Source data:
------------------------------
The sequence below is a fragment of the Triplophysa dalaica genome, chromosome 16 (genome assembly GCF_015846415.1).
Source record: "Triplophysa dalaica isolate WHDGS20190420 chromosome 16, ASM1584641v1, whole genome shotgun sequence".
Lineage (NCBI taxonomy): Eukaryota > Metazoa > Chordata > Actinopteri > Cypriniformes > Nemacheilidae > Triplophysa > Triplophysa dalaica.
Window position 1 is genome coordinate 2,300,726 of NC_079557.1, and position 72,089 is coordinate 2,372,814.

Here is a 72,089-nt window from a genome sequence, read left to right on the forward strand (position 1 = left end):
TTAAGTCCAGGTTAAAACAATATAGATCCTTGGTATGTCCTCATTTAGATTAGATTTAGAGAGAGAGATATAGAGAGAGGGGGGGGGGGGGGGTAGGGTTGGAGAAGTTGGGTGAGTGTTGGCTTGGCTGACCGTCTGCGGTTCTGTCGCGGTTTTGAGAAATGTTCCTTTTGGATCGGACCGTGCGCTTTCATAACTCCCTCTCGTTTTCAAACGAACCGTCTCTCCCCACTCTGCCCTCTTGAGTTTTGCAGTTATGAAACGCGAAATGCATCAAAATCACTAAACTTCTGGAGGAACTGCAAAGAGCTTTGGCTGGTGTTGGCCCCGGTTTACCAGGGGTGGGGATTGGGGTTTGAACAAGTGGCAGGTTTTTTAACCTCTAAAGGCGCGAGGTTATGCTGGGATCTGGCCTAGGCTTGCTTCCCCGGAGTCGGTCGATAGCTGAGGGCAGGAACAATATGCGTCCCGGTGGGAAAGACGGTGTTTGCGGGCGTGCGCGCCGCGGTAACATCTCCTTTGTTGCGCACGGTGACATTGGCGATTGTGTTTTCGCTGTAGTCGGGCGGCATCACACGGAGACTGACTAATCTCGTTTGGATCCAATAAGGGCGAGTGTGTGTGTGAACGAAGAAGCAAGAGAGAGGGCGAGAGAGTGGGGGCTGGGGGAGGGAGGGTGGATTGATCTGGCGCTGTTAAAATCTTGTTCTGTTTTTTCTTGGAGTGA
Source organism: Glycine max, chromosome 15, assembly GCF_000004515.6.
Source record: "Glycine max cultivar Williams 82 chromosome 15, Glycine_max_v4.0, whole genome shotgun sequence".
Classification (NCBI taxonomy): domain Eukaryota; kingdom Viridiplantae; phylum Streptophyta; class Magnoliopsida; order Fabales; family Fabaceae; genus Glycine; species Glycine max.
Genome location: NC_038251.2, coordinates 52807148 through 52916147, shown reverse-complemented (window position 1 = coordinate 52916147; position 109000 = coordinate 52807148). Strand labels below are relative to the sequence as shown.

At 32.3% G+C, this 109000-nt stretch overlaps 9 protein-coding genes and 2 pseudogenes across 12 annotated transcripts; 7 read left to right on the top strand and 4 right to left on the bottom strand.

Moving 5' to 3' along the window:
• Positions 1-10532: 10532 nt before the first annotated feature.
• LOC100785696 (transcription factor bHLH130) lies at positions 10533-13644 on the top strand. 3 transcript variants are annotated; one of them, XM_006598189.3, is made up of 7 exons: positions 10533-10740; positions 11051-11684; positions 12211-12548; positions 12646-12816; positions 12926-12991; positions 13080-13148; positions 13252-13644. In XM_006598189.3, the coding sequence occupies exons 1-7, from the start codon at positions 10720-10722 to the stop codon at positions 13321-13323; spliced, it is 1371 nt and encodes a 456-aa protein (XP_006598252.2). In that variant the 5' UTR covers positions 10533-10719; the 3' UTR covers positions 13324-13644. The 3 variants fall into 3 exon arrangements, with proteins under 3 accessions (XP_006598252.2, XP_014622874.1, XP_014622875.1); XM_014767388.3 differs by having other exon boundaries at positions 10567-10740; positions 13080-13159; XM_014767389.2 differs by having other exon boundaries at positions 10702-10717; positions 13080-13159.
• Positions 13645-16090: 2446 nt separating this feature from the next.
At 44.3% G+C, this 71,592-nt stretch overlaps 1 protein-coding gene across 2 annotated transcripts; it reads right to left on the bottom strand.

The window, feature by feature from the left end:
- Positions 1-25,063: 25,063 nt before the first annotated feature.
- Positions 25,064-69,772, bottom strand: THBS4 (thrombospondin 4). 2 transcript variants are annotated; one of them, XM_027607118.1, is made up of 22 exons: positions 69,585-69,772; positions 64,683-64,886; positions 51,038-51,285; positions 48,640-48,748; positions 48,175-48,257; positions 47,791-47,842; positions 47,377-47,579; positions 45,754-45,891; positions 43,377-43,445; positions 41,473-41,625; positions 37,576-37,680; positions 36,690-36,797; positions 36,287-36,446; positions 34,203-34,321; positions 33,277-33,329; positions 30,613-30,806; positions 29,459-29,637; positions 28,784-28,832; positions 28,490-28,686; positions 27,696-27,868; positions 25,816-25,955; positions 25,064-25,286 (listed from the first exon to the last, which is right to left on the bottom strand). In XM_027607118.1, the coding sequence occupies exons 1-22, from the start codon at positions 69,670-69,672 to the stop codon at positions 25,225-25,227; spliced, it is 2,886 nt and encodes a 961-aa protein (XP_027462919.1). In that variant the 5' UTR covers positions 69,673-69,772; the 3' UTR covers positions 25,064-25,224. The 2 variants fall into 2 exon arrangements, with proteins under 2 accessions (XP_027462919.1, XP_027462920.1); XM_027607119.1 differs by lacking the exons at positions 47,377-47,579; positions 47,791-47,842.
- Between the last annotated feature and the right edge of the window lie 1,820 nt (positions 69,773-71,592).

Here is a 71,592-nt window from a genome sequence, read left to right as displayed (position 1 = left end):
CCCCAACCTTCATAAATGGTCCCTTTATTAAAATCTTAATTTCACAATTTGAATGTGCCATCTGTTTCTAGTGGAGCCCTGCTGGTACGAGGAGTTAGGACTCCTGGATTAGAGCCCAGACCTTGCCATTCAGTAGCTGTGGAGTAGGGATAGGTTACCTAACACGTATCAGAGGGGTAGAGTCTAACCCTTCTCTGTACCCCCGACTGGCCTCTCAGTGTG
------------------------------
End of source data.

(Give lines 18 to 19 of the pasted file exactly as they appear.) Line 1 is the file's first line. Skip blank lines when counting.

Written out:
- Positions 1-25,063: 25,063 nt before the first annotated feature.
- Positions 25,064-69,772, bottom strand: THBS4 (thrombospondin 4). 2 transcript variants are annotated; one of them, XM_027607118.1, is made up of 22 exons: positions 69,585-69,772; positions 64,683-64,886; positions 51,038-51,285; positions 48,640-48,748; positions 48,175-48,257; positions 47,791-47,842; positions 47,377-47,579; positions 45,754-45,891; positions 43,377-43,445; positions 41,473-41,625; positions 37,576-37,680; positions 36,690-36,797; positions 36,287-36,446; positions 34,203-34,321; positions 33,277-33,329; positions 30,613-30,806; positions 29,459-29,637; positions 28,784-28,832; positions 28,490-28,686; positions 27,696-27,868; positions 25,816-25,955; positions 25,064-25,286 (listed from the first exon to the last, which is right to left on the bottom strand). In XM_027607118.1, the coding sequence occupies exons 1-22, from the start codon at positions 69,670-69,672 to the stop codon at positions 25,225-25,227; spliced, it is 2,886 nt and encodes a 961-aa protein (XP_027462919.1). In that variant the 5' UTR covers positions 69,673-69,772; the 3' UTR covers positions 25,064-25,224. The 2 variants fall into 2 exon arrangements, with proteins under 2 accessions (XP_027462919.1, XP_027462920.1); XM_027607119.1 differs by lacking the exons at positions 47,377-47,579; positions 47,791-47,842.